Republished from the Jefferson City News Tribune
COLUMBIA — Maty Mauk’s first two seasons as a quarterback at Missouri ended with division titles and bowl-game victories. His third hardly reached November.
Mauk was suspended for the remainder of the season, the team announced Sunday. Mauk had missed the last four games after being suspended Sept. 29 for an undisclosed violation of team policies, but was reinstated Oct. 25. Missouri head coach Gary Pinkel said Mauk’s status would be evaluated at the end of the season.
“There is no question quarterbacks are held to a whole different standard than anybody else on the team,” Pinkel said. “There is no question about that. There is a responsibility. You’re going to touch the ball 75 times a game. We’re going to hand you the keys to the car, and that responsibility is huge. There’s a lot of pressure, especially nowadays probably more than ever.”
Mauk participated in the team’s bye week practice Tuesday. The junior addressed his teammates upon being reinstated.
“He just apologized to the team,” center Evan Boehm said. “It was sincere, and you know that he meant everything about it, and just you believed him and you trust the kid, and I still believe and trust the kid. But we have to have his best interest in mind, and keep him healthy and keep him OK.”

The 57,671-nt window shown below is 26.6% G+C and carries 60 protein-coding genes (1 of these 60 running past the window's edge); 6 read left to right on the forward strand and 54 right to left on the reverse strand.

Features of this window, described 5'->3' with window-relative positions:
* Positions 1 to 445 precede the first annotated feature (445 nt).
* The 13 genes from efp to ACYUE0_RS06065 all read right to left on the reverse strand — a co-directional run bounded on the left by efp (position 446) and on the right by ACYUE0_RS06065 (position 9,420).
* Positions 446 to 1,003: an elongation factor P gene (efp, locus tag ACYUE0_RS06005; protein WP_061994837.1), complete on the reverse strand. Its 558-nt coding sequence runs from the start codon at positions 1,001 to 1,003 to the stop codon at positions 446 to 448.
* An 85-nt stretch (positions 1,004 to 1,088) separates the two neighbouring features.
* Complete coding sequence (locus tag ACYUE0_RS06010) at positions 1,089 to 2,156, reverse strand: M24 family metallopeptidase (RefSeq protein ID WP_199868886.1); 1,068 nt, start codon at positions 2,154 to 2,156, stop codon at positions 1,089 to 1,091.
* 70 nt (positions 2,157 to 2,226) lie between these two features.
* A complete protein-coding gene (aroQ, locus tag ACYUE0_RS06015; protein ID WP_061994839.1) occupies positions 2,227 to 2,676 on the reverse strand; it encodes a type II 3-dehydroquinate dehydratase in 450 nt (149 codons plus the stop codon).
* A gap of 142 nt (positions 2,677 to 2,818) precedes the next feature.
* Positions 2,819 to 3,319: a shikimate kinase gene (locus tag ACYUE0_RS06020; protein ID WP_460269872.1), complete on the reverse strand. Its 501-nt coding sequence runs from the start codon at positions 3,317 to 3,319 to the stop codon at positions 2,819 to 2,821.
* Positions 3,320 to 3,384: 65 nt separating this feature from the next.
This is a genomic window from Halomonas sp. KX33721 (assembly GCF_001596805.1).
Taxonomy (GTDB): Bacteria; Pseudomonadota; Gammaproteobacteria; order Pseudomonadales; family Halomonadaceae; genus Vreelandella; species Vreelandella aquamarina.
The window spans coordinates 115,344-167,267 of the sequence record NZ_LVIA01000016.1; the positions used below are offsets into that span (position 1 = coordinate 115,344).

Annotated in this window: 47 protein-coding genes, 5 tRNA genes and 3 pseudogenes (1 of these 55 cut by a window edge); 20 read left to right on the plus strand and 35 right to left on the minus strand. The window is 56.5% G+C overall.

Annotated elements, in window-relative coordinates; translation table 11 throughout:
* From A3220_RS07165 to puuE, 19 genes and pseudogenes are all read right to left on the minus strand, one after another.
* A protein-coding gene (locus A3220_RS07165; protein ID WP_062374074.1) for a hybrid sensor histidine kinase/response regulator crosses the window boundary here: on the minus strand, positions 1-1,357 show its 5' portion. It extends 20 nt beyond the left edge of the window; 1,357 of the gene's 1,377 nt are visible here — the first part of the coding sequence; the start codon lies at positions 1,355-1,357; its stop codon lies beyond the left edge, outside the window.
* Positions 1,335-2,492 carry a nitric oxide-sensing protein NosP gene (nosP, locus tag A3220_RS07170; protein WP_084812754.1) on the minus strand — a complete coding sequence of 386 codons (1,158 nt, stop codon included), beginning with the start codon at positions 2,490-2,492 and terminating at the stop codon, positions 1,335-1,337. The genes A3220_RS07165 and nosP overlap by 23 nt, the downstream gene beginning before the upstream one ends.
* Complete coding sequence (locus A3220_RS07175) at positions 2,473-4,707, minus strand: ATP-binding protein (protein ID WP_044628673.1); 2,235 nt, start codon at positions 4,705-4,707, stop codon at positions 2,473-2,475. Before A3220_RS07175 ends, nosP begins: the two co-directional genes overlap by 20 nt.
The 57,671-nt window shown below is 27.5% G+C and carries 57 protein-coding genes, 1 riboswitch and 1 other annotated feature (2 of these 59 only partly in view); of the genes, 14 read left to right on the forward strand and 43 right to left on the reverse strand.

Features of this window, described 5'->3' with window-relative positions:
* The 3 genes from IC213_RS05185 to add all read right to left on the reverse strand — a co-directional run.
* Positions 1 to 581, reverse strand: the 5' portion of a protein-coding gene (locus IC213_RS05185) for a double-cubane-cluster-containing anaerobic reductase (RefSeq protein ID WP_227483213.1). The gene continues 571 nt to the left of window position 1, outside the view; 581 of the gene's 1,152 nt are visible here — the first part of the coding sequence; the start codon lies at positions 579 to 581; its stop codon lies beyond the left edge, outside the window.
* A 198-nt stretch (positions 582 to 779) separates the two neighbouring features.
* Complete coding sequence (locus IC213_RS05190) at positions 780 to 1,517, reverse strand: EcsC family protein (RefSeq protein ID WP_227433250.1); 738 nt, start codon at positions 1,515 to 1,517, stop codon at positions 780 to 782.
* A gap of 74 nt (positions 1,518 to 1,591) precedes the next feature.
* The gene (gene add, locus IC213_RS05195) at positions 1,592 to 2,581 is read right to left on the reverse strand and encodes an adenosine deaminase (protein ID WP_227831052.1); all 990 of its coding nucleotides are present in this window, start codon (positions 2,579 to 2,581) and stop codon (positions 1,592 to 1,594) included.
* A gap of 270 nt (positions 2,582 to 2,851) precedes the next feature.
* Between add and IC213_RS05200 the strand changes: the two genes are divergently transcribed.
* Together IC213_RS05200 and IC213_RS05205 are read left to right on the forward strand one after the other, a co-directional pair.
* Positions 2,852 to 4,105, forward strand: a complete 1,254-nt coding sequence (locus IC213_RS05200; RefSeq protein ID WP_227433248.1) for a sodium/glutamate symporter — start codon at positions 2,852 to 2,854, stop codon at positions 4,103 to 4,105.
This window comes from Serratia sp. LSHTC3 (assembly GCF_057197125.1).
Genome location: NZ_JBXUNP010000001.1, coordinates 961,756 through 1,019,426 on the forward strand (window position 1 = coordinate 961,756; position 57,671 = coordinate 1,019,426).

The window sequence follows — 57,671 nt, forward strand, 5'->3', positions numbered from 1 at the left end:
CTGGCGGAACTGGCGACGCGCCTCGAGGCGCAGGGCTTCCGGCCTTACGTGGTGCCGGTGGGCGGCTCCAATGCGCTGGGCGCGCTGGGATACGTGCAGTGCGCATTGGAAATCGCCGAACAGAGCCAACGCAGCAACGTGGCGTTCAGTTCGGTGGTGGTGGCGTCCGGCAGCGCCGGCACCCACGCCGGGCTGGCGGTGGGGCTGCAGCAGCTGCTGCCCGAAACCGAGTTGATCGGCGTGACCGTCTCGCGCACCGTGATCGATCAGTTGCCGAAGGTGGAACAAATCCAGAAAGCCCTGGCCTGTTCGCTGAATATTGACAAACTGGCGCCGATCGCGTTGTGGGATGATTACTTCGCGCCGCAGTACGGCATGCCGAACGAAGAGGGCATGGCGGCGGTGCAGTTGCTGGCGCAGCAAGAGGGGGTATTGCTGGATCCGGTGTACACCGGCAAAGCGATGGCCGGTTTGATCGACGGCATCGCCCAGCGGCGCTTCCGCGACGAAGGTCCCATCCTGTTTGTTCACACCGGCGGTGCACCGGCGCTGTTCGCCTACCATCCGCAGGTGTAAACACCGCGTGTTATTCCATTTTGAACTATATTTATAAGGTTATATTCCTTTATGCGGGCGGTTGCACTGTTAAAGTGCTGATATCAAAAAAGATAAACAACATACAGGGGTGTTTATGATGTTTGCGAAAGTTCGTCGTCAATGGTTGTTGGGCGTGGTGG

Receiver J’Mon Moore said he speaks with Mauk daily, but the quarterback did not answer his phone calls Sunday.
“I don’t really know what happened,” Moore said. “I don’t know if he did something else or what. I’m clueless right now. But I was pretty shocked.”
Boehm also said he was unaware of what had changed to cause Mauk to be suspended again. He said he heard the news around the same time media did Sunday. Missouri announced the suspension 90 minutes prior to the team’s scheduled media day, which was moved up a day because of the Tigers’ upcoming game Thursday against Mississippi State.
“Coach Pinkel has Maty’s best interest in mind,” Boehm said. “People might not realize that right now, but maybe in the future they’ll realize that, and it’s not coach Pinkel going after Maty Mauk. It’s coach Pinkel trying to help Maty Mauk, and that’s what is so special about this program is we’re growing him as a man. We’re growing everybody here on the team as a man instead of just, ‘Oh, he’s a player, he’s done this, he’s done that, we’re kicking him off the team.’”
The team has gone 1-3 in Mauk’s absence, with true freshman Drew Lock starting in his place. The Tigers defeated South Carolina 24-10 in Lock’s first start, but have failed to score a touchdown since while losing to Florida, Georgia and Vanderbilt.
Pinkel refused to say whether he had planned to play Mauk before he was suspended again. Lock said he believed he was going to start his fifth straight game, though he expected there to be a competition. Moore expected Mauk to start Thursday, with the quarterbacks alternating drives.
Moore said there is a sense of concern for Mauk among the players. Mauk’s suspension came one day after he missed a media-day appearance because his father was undergoing surgery for cancer.